External Funding for Social Sciences, Humanities, and the Arts
The University is committed to continue to enhance research capacity of its faculty and students. As such, a concerted effort is being made to increase our level of extramural funding for research, scholarship, and creative projects. If you need additional help in identifying funding in your discipline or need some individualized support to develop a competitive grant proposal, please do not hesitate to contact us by visiting our contact form or by calling the ORS at 898-5005.
MTSU has an institutional subscription to GrantForward, a database of funding opportunities. Anyone with an MTSU email address can create an account. The system allows individuals to use automation (by uploading CVs or online publication lists). to create researcher profiles Users can also manually add additional interests to their profile. By creating a saved search, users can automatically receive emails notifications of funding opportunities on a daily or weekly basis.
To create a profile, click here. (Be sure to use your MTSU email address to create your account.) For more information, see the Research Guide for the system. If you have questions, please contact Samantha Cantrell (by email or phone: 615-494-8751) or Jolene Gordon (by email or phone: 615-898-5894).
This website allows organizations to electronically find and apply for competitive grant opportunities from all Federal grant-making agencies. Grants.gov is THE single access point for over 1000 grant programs offered by the 26 Federal grant-making agencies.
Founded in 1956, the Center is the nation's leading authority on philanthropy and a repository of funding available through over 80,000 private foundations. It is dedicated to serving grant seekers, grant makers, researchers, policymakers, the media, and the general public. MTSU has a limited subscription for users. To set up an appointment to search the database, please contact Samantha Cantrell (by email or phone: 615-494-8751) or Jolene Gordon (by email or phone: 615-898-5894).
NEA is a public agency dedicated to supporting excellence in the arts, both new and established; bringing the arts to all Americans; and providing leadership in arts education. Established by Congress in 1965 as an independent agency of the federal government, the Endowment is the nation's largest annual funder of the arts, bringing great art to all 50 states, including rural areas, inner cities, and military bases.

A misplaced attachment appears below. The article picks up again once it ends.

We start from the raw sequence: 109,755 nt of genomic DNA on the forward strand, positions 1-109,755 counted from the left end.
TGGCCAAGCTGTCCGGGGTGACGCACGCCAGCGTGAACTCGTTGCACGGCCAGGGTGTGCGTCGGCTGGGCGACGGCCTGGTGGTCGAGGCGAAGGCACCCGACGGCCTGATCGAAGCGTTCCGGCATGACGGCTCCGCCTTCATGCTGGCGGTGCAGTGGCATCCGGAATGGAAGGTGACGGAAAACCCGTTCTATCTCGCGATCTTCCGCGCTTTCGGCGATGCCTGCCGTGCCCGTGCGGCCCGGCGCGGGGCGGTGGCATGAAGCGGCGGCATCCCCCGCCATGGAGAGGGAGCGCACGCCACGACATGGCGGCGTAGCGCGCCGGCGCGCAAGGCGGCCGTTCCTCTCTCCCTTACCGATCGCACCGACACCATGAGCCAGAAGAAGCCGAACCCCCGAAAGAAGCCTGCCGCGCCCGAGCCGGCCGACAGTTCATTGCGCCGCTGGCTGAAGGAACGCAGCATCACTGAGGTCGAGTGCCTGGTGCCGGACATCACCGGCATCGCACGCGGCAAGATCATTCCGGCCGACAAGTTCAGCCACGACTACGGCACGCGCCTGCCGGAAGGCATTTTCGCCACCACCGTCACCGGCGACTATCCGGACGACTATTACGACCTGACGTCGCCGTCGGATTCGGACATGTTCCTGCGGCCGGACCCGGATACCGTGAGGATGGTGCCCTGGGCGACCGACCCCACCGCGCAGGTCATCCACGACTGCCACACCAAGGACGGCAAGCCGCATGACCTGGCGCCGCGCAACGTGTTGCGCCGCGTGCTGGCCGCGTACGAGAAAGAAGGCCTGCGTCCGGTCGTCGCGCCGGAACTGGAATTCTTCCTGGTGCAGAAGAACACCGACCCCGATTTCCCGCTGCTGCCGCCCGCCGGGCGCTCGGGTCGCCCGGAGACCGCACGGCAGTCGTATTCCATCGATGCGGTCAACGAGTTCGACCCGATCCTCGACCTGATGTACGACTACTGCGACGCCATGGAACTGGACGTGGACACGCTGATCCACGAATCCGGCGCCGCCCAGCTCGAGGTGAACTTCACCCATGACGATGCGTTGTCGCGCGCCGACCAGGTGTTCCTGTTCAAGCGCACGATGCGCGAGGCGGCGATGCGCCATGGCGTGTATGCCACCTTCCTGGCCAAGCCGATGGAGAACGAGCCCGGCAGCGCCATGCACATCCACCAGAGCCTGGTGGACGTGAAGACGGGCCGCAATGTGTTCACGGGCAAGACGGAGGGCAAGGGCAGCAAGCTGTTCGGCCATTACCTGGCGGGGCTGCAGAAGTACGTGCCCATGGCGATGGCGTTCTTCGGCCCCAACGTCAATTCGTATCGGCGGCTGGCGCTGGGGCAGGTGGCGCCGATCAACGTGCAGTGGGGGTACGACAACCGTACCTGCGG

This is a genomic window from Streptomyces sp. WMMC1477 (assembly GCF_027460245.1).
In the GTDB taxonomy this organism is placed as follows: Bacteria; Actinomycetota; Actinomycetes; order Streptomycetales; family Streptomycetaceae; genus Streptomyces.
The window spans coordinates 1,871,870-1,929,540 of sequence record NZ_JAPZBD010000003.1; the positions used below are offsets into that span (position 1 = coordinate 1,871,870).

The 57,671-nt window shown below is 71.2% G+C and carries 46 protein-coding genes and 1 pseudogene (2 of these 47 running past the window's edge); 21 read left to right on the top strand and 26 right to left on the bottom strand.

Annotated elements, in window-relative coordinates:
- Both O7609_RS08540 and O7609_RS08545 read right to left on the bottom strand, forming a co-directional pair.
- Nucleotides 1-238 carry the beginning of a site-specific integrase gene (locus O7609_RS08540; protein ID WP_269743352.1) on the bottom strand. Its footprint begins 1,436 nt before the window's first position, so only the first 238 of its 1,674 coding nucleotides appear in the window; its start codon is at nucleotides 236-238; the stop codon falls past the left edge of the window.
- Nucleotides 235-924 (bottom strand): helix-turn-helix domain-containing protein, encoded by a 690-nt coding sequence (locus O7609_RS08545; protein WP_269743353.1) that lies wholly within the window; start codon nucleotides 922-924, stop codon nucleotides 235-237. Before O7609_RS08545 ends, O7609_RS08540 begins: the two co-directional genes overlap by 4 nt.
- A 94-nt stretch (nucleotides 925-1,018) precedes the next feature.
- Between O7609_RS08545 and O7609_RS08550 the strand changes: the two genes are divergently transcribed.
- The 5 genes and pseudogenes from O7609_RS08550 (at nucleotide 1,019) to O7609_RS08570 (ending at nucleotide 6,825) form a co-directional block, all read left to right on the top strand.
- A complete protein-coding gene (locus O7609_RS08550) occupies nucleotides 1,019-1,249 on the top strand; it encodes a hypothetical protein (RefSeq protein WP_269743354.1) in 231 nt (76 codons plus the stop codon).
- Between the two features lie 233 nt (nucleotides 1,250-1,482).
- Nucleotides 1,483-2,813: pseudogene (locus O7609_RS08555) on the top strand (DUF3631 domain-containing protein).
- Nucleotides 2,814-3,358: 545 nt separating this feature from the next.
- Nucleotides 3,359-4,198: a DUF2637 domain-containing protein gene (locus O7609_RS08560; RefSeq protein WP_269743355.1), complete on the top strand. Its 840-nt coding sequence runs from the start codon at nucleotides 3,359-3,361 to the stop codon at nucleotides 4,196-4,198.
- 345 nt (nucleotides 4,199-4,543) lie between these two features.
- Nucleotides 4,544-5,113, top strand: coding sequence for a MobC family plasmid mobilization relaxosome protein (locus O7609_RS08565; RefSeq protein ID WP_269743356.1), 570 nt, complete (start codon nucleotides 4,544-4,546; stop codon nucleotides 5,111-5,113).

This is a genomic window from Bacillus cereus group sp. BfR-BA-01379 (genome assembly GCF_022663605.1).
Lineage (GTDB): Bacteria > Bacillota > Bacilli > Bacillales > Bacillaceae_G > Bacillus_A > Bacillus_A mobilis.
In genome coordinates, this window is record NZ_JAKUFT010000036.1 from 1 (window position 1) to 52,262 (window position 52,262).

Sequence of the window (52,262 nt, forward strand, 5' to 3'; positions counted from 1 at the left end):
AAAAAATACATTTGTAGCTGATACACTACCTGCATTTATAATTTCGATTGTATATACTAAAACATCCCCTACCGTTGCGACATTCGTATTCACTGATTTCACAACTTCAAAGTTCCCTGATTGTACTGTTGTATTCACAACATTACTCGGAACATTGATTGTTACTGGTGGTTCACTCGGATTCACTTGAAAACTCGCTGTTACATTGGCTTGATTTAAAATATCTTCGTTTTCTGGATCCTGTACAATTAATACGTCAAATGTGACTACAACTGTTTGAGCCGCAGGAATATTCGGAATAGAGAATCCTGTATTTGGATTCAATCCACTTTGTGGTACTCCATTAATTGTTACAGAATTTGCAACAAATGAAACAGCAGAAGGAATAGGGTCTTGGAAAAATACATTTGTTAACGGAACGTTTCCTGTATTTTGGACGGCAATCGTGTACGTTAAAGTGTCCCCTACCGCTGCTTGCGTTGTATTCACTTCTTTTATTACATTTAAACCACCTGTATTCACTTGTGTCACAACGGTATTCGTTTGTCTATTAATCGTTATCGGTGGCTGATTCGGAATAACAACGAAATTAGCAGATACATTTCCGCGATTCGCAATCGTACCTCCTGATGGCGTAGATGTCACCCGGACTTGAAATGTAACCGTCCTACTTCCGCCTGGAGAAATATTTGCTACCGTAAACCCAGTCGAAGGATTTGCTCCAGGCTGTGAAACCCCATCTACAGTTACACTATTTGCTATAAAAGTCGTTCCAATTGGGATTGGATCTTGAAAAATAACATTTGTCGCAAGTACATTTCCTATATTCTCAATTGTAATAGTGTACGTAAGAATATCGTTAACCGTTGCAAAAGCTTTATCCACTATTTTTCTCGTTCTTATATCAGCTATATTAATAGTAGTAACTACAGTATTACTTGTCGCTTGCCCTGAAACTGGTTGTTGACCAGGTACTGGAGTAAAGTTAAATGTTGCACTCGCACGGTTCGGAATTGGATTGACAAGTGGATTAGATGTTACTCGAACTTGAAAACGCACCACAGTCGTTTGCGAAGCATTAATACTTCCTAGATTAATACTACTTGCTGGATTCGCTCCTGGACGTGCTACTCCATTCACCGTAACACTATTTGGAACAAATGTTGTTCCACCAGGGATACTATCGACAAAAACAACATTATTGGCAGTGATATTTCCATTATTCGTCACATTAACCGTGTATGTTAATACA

NEH is an independent grant-making agency of the United States government dedicated to supporting research, education, preservation, and public programs in the humanities.
The mission of this department is to ensure equal access to education and to promote educational excellence throughout the nation. This department's 4,500 employees and $71.5 billion budget are dedicated to:
- Establishing policies on federal financial aid for education, and distributing as well as monitoring those funds
- Collecting data on America's schools and disseminating research
- Focusing national attention on key educational issues
- Prohibiting discrimination and ensuring equal access to education
Grants are provided to support the HUD's mission to increase homeownership, support community development and increase access to affordable housing free from discrimination. To fulfill this mission, HUD will embrace high standards of ethics, management and accountability and forge new partnerships--particularly with faith-based and community organizations--that leverage resources and improve HUD's ability to be effective on the community level.
An international consortium of scholars and teachers, H-Net creates and coordinates Internet networks with the common objective of advancing teaching and research in the arts, humanities, and social sciences. H-Net is committed to pioneering the use of new communication technology to facilitate the free exchange of academic ideas and scholarly resources.
Several opportunities are available for educators in the disciplines of history, civics, geography, economics, political science, sociology, psychology, anthropology, and law.
The Office of Behavioral and Social Sciences Research (OBSSR) funds research that examines how behavioral and social factors factor into illness and health.
The National Science Foundation makes grants and awards for social, behavioral, and economic research that builds fundamental knowledge of human behavior, interaction, and social and economic systems, organizations and institutions.
SSRC fellowship programs are widely known in social science communities in the U.S. and abroad. These prestigious and highly competitive awards cover graduate training, dissertation work, postdoctoral training and research, professional foreign travel, and institutional support. While eligibility requirements vary, many awards are open to non U.S. citizens.
The American Council of Learned Societies offers several fellowship opportunities for faculty members at all stages of their careers.
If you need additional help in identifying funding in your discipline or need some individualized support to develop a competitive grant proposal, please do not hesitate to contact us via this site or to call the ORS at 898-5005.